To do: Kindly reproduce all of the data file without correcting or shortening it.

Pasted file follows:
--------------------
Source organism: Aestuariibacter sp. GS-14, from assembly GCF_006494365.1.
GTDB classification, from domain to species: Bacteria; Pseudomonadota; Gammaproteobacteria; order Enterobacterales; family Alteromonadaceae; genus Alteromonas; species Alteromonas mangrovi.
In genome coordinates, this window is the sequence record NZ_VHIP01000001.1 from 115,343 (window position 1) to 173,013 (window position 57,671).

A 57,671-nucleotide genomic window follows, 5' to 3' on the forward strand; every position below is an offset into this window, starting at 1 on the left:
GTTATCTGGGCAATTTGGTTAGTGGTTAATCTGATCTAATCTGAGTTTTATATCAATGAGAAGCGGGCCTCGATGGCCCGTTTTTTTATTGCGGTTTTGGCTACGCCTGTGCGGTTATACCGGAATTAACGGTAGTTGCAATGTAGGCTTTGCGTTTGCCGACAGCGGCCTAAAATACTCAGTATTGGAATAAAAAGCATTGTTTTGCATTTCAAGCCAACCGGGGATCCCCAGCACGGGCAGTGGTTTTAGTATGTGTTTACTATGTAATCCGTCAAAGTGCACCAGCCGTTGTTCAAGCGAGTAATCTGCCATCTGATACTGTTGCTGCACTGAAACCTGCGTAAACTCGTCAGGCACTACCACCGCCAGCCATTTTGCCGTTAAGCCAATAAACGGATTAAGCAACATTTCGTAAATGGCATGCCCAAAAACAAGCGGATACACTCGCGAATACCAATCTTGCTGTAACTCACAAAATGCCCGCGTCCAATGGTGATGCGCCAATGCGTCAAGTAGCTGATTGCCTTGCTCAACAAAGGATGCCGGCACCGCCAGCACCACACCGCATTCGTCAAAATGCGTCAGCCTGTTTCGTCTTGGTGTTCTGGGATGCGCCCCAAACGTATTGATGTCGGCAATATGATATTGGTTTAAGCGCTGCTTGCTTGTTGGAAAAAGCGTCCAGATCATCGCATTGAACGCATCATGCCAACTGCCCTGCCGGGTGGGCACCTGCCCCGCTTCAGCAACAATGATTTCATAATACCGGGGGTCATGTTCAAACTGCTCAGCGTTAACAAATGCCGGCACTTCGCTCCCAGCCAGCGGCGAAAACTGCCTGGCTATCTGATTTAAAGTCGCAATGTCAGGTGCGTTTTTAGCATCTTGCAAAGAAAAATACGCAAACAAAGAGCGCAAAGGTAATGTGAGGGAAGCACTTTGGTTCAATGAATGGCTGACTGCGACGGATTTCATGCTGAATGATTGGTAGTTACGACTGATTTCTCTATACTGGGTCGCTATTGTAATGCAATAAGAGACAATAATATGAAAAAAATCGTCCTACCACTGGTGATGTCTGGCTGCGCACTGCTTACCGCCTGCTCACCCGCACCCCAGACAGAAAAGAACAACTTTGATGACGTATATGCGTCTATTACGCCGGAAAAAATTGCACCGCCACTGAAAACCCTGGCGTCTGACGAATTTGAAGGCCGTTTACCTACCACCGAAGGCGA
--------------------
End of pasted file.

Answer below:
Source organism: Aestuariibacter sp. GS-14, from assembly GCF_006494365.1.
GTDB classification, from domain to species: Bacteria; Pseudomonadota; Gammaproteobacteria; order Enterobacterales; family Alteromonadaceae; genus Alteromonas; species Alteromonas mangrovi.
In genome coordinates, this window is the sequence record NZ_VHIP01000001.1 from 115,343 (window position 1) to 173,013 (window position 57,671).

A 57,671-nucleotide genomic window follows, 5' to 3' on the forward strand; every position below is an offset into this window, starting at 1 on the left:
GTTATCTGGGCAATTTGGTTAGTGGTTAATCTGATCTAATCTGAGTTTTATATCAATGAGAAGCGGGCCTCGATGGCCCGTTTTTTTATTGCGGTTTTGGCTACGCCTGTGCGGTTATACCGGAATTAACGGTAGTTGCAATGTAGGCTTTGCGTTTGCCGACAGCGGCCTAAAATACTCAGTATTGGAATAAAAAGCATTGTTTTGCATTTCAAGCCAACCGGGGATCCCCAGCACGGGCAGTGGTTTTAGTATGTGTTTACTATGTAATCCGTCAAAGTGCACCAGCCGTTGTTCAAGCGAGTAATCTGCCATCTGATACTGTTGCTGCACTGAAACCTGCGTAAACTCGTCAGGCACTACCACCGCCAGCCATTTTGCCGTTAAGCCAATAAACGGATTAAGCAACATTTCGTAAATGGCATGCCCAAAAACAAGCGGATACACTCGCGAATACCAATCTTGCTGTAACTCACAAAATGCCCGCGTCCAATGGTGATGCGCCAATGCGTCAAGTAGCTGATTGCCTTGCTCAACAAAGGATGCCGGCACCGCCAGCACCACACCGCATTCGTCAAAATGCGTCAGCCTGTTTCGTCTTGGTGTTCTGGGATGCGCCCCAAACGTATTGATGTCGGCAATATGATATTGGTTTAAGCGCTGCTTGCTTGTTGGAAAAAGCGTCCAGATCATCGCATTGAACGCATCATGCCAACTGCCCTGCCGGGTGGGCACCTGCCCCGCTTCAGCAACAATGATTTCATAATACCGGGGGTCATGTTCAAACTGCTCAGCGTTAACAAATGCCGGCACTTCGCTCCCAGCCAGCGGCGAAAACTGCCTGGCTATCTGATTTAAAGTCGCAATGTCAGGTGCGTTTTTAGCATCTTGCAAAGAAAAATACGCAAACAAAGAGCGCAAAGGTAATGTGAGGGAAGCACTTTGGTTCAATGAATGGCTGACTGCGACGGATTTCATGCTGAATGATTGGTAGTTACGACTGATTTCTCTATACTGGGTCGCTATTGTAATGCAATAAGAGACAATAATATGAAAAAAATCGTCCTACCACTGGTGATGTCTGGCTGCGCACTGCTTACCGCCTGCTCACCCGCACCCCAGACAGAAAAGAACAACTTTGATGACGTATATGCGTCTATTACGCCGGAAAAAATTGCACCGCCACTGAAAACCCTGGCGTCTGACGAATTTGAAGGCCGTTTACCTACCACCGAAGGCGA